Alexa, Find Me a Car: Smart speakers and the auto industry

Smart speakers are a budding technology, yet have already begun influencing consumer behaviour. Voice command devices have a unique value proposition: they allow communication with technology in the most natural way—by speaking.

Once considered a novelty, they are now desirable consumer electronics, attracting the focus and development of tech companies worldwide. And not only are carmakers installing them into production models, but prospective car buyers may one day rely on voice command technology to find a car.

Exploding User Numbers

Unlike smart glasses, or other hyped consumer products that fell short, voice command devices are spreading. The predictions are clear. A report by Juniper Research claims that 55% of US households will contain a smart speaker by 2028. The growth in Canada is comparable. Brian Jackson, director of IT World and industry expert, claims that adoption of voice command speakers will outstrip that of smartphones, finding their way into one million Canadian homes by 2018.

This growing adoption is bending consumer habits. Regardless of demographics, most consumers conduct online research when considering a purchase. While this traditionally meant text-based search engines, voice command allows the consumer to express a query more naturally.

Looking to get your car serviced? Instead of searching “car dealership in [city name]”, a person might ask, “Where is the nearest car dealership?” A voice command device can hear this, and by considering the user’s location and the location of their work or home, give a much more relevant answer.

How Do They Work?

In order to convert sounds into actionable commands, speech must first become text. The three big players in the market—Amazon, Google and Apple—all have their own dictation systems. These are sophisticated enough to ignore most background noise, and get accustomed to the patterns and variance in a voice.

Let’s use the “Where is the nearest car dealership?” query from earlier. The software first breaks this audio into small, analyzable blocks. To solve homophones, or words that sound the same (in this case “where” and “wear”), the system will consider the context of the whole sentence. It then chooses the likeliest meaning.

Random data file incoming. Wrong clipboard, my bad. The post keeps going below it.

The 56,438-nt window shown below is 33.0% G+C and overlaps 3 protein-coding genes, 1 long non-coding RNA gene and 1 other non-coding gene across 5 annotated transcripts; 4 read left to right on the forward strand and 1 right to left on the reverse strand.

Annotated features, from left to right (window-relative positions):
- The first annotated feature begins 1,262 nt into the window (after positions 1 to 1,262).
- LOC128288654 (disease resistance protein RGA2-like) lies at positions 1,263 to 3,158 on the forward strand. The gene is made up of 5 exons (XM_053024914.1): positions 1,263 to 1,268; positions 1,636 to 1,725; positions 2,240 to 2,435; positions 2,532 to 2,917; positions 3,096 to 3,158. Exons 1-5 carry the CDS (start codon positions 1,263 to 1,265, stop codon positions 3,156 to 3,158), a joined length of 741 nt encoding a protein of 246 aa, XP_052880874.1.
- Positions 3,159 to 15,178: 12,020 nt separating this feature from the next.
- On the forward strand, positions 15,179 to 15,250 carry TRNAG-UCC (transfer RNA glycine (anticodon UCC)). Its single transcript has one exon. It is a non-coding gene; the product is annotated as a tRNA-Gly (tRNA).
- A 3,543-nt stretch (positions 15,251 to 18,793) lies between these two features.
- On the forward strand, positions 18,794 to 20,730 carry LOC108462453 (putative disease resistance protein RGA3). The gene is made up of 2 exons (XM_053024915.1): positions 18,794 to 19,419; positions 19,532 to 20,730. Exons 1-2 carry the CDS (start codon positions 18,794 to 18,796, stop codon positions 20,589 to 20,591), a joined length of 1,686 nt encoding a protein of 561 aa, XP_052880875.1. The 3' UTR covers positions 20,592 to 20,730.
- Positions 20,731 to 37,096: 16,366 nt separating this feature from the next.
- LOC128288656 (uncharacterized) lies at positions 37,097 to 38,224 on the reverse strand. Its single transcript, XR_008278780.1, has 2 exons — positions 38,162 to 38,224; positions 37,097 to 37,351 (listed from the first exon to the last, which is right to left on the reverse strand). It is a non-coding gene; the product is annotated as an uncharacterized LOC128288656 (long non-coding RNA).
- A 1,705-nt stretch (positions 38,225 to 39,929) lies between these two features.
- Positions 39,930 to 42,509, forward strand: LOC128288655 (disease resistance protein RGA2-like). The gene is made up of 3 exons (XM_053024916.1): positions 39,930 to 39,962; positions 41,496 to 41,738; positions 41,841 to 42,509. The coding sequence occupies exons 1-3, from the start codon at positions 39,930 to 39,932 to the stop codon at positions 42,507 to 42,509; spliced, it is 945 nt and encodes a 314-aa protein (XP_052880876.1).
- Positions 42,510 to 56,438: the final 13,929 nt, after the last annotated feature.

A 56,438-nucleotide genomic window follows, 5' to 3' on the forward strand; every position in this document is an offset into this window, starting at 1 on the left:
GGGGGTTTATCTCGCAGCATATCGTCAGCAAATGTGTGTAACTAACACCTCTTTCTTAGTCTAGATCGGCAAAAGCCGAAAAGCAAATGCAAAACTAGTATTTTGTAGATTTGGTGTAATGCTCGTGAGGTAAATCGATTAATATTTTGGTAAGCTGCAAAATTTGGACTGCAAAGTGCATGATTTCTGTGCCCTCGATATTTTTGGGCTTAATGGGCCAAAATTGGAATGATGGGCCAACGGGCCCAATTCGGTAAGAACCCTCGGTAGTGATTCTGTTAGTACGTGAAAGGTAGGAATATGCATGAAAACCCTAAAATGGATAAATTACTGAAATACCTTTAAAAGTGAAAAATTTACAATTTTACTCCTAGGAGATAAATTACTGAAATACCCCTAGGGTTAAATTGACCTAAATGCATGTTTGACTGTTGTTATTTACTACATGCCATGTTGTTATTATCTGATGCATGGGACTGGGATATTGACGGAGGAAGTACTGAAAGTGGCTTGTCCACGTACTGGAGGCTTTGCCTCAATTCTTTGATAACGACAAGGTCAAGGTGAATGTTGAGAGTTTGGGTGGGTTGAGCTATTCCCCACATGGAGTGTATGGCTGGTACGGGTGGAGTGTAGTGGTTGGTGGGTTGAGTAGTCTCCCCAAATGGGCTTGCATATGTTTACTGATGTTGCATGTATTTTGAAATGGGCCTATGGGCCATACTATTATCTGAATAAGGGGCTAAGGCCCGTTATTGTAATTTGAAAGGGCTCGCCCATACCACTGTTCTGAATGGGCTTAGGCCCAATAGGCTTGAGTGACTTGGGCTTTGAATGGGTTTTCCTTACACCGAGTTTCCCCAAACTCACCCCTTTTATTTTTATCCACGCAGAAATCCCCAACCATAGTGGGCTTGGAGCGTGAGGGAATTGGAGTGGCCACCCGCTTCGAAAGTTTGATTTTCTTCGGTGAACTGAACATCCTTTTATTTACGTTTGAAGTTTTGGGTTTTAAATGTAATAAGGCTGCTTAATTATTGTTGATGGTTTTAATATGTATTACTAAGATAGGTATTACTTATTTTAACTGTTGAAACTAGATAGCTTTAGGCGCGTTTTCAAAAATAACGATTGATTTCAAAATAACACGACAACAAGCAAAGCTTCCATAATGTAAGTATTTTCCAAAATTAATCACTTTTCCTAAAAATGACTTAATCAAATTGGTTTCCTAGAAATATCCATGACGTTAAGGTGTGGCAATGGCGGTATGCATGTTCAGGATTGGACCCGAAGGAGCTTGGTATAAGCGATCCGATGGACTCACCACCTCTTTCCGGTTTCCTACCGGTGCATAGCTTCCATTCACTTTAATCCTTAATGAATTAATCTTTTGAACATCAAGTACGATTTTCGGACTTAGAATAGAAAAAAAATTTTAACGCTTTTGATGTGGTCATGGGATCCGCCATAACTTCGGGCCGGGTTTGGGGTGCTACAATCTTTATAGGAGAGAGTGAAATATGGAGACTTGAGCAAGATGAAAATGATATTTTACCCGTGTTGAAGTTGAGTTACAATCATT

After establishing what words are spoken, the system must decipher what action the user wants performed. For this, it employs complex algorithms that instantly scour the web, pulling and organizing relevant information. In this case, it will use GPS and proprietary web mapping software to find local car dealerships.

The computer then acts—giving an audible answer: the closest car dealership to the user. If integrated into a dashboard, it may also present a list of other nearby dealerships in the area, or offer directions.

What’s Next for Voice Search and Auto

The automobile sector is keeping abreast of this trend. The industry stands to receive an important benefit from voice command integration: being hands-free by definition, it keeps the driver’s eyes on the road, and off his phone. This is a huge service to public safety.

This integration is already underway. Volvo and Audi are bringing Google Assistant on board, while from mid-2018, BMW and Mini will be adopting Amazon’s Alexa. In the US, both systems are already travelling in recent Mercedes-Benz models. With tech giants building ecosystems of connected devices, it’s possible that consumers in the future will choose a car solely on the voice command system installed.

Voice search, and voice commerce in general, is an expanding force in consumer behaviour. This will be an important technology to keep an eye on as it continues to evolve and change the way consumers interact with research and purchasing vehicles.

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